When it comes to setting crochet expectations, I tend to be more optimistic than I have reason to be. With startling regularity my non-crochet life intrudes on my crochet life and upends the work schedule I have devised, and the past two days have been no exception.
Yesterday I carefully read over the pattern I am writing, checking to make sure that I have accurately written when to change a color or increase or decrease stitches, and the truth is I find this part of crochet design a bit tedious.
But tedious or not, the only way to disseminate the information is to write the pattern, and while I try to follow pattern writing conventions, I also know that when I start a new project, I want to get going, and I seldom, if ever, read the pattern in it’s entirety before I begin. The result is that my eyes sometimes glide right over important information, and I find myself having to frog and rework parts of a project
So that is why I sometimes stray from the conventions and try to write the patterns the way I would want them written so that a person like me would make fewer errors.
Having spent a more time than I wanted to yesterday working on the details of the written pattern, today I focused more on the finishing details of the project. I had gotten this far with the second crochet pig — the one that was necessitated by the fact that I had not written comprehensive notes when I crocheted the first pig:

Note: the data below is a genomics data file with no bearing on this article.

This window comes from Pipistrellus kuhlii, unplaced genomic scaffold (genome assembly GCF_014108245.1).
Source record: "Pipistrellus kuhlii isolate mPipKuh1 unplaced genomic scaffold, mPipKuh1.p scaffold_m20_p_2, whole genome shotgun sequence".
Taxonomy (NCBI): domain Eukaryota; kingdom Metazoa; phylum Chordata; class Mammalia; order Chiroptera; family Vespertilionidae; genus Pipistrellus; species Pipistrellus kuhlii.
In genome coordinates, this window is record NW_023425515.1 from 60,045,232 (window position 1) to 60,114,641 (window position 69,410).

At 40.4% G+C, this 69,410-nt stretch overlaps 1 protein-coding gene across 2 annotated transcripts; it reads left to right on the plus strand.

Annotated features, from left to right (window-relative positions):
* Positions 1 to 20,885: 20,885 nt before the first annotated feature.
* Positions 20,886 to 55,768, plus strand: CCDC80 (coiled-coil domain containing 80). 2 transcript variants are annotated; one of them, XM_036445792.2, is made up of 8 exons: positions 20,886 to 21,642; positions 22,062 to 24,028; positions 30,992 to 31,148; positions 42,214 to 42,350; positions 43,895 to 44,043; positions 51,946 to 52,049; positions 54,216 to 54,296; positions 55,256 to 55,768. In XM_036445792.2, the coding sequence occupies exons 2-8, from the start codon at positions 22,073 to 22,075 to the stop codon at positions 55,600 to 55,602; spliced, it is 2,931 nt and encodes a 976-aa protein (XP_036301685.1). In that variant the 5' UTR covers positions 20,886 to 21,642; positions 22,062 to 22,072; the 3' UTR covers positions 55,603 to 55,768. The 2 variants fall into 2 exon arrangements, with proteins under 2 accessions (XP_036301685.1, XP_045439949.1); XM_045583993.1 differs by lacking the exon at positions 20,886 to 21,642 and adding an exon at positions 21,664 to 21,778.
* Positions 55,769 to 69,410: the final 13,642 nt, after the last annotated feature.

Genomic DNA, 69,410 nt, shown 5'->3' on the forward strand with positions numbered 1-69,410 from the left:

The head and body were almost done; the ears and the arms and the legs and the nose were done — seriously, I thought, how much longer could this take? As it turns out, it will take at least another day.
One of the things I did differently with this pig was that I used what is known in the world of crochet as a “jogless join,” but it would be more accurate to call it a “jog less join”:
because as can be seen, the jog does not disappear, it is just less abrupt:
and while the technique certainly has its place and appropriate uses, I don’t know that I like it any better in this instance. However at this point, I am not about to do it over.
But the devil, they say, is in the details, and it turns out that there were more details than I recalled from the first pig, so when the day began to draw to a close and my dog, Clooney, was agitating for his walk, I had only gotten this far:
I am hoping that when I get up tomorrow, I am refreshed, and that when I set myself the next set of great crochet expectations, I am able to meet them.